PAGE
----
Separates are called separates because, everything is separate, the amp is the amp, the CD is the CD, and the separate tuner is a separate radio tuner.

You've left the budget wide open and in doing so you have left us with no framework within which to give answers. With an Open Budget, if you want CD and Amp in one, consider this fairly expensive system -

http://www.hifix.co.uk/hi-fi-separates/naim/naimuniti.html

For a little less money -

http://www.hifix.co.uk/hi-fi-separates/nad/viso-three.html

Again, if you have thousand to spend, tell us. If you have hundreds to spend, tell us. And if you only have a very few hundred to spend, then you need to tell us that. No one goes into this with a blank check. You have an idea of the price range you can functionally operate in. Let us know what that price range is. High or low, we can probably come up with recommendations to fit. If your budget is £100, then it is pointless for us to point you at £1000 systems or £10,000 systems.

Steve/bluewizard
 
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Don Dadda

Distinguished Member
Boy, you've really been out of the game for a fair while haven't you.

Can't add anything that hasn't aready been said but repeat it

Without a budget, allsorts can be suggested as shown. If you don't mind second hand, then you get more bang for your buck.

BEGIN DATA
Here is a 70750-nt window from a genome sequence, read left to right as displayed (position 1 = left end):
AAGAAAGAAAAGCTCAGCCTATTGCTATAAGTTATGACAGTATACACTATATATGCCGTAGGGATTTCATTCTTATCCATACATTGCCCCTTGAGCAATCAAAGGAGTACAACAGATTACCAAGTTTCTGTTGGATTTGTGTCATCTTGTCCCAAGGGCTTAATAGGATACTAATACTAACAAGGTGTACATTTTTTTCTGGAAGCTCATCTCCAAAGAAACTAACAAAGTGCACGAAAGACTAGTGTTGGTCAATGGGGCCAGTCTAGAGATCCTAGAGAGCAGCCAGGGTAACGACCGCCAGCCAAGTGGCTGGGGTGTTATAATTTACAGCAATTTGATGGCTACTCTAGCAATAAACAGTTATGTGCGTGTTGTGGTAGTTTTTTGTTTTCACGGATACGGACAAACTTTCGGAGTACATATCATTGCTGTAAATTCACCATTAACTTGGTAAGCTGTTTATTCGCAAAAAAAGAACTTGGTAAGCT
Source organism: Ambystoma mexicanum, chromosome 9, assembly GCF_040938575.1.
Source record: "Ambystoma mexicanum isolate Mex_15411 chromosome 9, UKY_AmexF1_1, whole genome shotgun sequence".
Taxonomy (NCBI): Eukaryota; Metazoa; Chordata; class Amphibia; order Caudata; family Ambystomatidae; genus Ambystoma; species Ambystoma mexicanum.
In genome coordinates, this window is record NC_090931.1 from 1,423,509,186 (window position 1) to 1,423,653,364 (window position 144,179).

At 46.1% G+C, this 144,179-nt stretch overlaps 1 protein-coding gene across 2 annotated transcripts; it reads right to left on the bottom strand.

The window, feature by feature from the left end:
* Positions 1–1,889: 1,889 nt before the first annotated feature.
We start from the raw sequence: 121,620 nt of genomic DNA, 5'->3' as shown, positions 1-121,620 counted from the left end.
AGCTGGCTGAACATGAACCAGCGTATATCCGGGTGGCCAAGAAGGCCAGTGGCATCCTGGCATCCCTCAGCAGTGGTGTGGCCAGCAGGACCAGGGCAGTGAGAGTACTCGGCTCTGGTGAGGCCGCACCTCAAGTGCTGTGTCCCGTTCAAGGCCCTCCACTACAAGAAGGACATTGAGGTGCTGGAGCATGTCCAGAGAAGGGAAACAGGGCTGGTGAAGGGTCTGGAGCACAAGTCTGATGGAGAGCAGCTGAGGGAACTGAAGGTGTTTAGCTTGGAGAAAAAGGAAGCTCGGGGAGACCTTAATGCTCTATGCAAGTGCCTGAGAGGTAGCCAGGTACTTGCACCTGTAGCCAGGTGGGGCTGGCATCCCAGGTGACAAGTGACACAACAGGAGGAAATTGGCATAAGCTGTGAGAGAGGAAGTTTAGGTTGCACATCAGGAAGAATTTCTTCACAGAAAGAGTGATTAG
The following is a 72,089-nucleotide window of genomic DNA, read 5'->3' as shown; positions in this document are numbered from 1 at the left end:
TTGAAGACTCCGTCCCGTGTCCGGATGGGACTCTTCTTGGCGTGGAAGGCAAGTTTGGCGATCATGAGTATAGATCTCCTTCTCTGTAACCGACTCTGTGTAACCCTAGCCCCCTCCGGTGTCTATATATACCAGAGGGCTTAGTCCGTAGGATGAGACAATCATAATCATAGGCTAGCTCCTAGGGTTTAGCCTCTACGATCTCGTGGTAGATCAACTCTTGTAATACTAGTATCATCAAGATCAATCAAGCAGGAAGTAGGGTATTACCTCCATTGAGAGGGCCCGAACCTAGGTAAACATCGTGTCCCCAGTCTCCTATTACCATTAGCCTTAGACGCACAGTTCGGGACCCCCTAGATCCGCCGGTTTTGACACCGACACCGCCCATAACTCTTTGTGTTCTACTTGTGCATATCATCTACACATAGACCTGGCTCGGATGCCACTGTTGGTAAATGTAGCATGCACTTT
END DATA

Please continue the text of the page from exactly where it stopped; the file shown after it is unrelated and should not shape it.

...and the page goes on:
So really and truely, do not just think about how much you want to spend, but the maximum you can go to without selling your soul. Then we can get to work on advising you appropriately.
 

waterzz

Standard Member
Boy, you've really been out of the game for a fair while haven't you.
I have never been in it if you mean serious hi fi knowledge and buying but as for music i am SERIOUSLY loving music, and have a very eclectic taste INDEED. A neifghbour who helped fit wiring to my matsui (lol) so I could listen to music in two rooms told me something very interesting. he said there was an infinite difference between real hi fi and the usual crap you buy, and he had an old fashioned 'proper hi fi' so when you listened to his classical records it really was quite amazing :) But personally, no, I have never been fortunate to be able to afford the 'real thang' but you would be surprised how much i dig music even so

Can't add anything that hasn't aready been said but repeat it

Without a budget, allsorts can be suggested as shown. If you don't mind second hand, then you get more bang for your buck.